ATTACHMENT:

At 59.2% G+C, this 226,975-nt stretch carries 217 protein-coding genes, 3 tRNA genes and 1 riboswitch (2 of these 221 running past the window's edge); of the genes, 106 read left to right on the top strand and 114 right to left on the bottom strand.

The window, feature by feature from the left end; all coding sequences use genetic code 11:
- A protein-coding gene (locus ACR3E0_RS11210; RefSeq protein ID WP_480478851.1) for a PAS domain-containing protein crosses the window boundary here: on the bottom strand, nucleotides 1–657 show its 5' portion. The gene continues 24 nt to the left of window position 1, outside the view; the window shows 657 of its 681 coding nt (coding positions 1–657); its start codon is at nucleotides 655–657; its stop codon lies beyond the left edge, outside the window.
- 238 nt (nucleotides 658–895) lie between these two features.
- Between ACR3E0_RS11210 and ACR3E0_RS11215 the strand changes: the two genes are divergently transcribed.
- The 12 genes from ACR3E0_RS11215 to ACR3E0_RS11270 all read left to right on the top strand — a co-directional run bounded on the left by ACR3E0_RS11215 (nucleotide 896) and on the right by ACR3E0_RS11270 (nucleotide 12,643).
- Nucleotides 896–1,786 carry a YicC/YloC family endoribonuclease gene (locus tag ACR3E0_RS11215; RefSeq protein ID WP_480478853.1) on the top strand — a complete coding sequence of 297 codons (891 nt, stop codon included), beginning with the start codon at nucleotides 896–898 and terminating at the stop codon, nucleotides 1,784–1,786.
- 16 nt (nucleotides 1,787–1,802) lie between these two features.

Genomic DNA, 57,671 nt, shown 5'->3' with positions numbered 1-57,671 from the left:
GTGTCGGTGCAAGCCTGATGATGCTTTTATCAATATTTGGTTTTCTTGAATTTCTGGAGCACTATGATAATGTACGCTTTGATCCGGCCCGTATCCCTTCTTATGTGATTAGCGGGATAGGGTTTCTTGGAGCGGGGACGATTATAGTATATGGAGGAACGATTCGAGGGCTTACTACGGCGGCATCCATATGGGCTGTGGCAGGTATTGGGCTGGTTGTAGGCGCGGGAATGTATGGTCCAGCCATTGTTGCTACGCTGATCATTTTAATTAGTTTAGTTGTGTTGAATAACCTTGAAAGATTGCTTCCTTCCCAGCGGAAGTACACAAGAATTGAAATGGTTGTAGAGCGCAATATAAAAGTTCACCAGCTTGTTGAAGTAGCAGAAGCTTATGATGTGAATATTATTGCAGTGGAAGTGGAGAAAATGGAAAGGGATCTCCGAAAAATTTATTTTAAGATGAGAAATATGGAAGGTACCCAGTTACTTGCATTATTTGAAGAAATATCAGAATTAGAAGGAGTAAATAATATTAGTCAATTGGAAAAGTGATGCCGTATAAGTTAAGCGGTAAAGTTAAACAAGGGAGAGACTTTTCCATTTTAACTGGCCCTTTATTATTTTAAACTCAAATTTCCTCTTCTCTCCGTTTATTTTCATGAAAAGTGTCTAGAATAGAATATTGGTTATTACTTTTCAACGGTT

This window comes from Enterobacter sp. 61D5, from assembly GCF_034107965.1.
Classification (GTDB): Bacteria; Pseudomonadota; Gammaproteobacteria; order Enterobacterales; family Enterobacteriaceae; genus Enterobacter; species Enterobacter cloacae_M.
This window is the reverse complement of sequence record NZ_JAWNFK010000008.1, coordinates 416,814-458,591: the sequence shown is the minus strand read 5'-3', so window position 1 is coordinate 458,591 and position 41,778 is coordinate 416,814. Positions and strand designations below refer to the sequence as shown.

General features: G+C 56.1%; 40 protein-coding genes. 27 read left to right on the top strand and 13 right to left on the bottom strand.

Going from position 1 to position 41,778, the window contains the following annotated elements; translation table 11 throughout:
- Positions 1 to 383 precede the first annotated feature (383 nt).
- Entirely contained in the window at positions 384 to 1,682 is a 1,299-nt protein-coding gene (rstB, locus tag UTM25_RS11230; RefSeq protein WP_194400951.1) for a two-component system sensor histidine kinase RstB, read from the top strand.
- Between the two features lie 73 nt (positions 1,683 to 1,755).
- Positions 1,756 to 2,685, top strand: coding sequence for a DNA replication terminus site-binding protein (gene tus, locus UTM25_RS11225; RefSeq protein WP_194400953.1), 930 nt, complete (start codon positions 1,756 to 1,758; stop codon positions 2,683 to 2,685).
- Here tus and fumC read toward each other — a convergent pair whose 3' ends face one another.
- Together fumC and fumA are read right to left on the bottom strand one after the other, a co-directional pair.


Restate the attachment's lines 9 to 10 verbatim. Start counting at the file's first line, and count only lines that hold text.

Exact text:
Genomic DNA, 57,671 nt, shown 5'->3' with positions numbered 1-57,671 from the left:
GTGTCGGTGCAAGCCTGATGATGCTTTTATCAATATTTGGTTTTCTTGAATTTCTGGAGCACTATGATAATGTACGCTTTGATCCGGCCCGTATCCCTTCTTATGTGATTAGCGGGATAGGGTTTCTTGGAGCGGGGACGATTATAGTATATGGAGGAACGATTCGAGGGCTTACTACGGCGGCATCCATATGGGCTGTGGCAGGTATTGGGCTGGTTGTAGGCGCGGGAATGTATGGTCCAGCCATTGTTGCTACGCTGATCATTTTAATTAGTTTAGTTGTGTTGAATAACCTTGAAAGATTGCTTCCTTCCCAGCGGAAGTACACAAGAATTGAAATGGTTGTAGAGCGCAATATAAAAGTTCACCAGCTTGTTGAAGTAGCAGAAGCTTATGATGTGAATATTATTGCAGTGGAAGTGGAGAAAATGGAAAGGGATCTCCGAAAAATTTATTTTAAGATGAGAAATATGGAAGGTACCCAGTTACTTGCATTATTTGAAGAAATATCAGAATTAGAAGGAGTAAATAATATTAGTCAATTGGAAAAGTGATGCCGTATAAGTTAAGCGGTAAAGTTAAACAAGGGAGAGACTTTTCCATTTTAACTGGCCCTTTATTATTTTAAACTCAAATTTCCTCTTCTCTCCGTTTATTTTCATGAAAAGTGTCTAGAATAGAATATTGGTTATTACTTTTCAACGGTT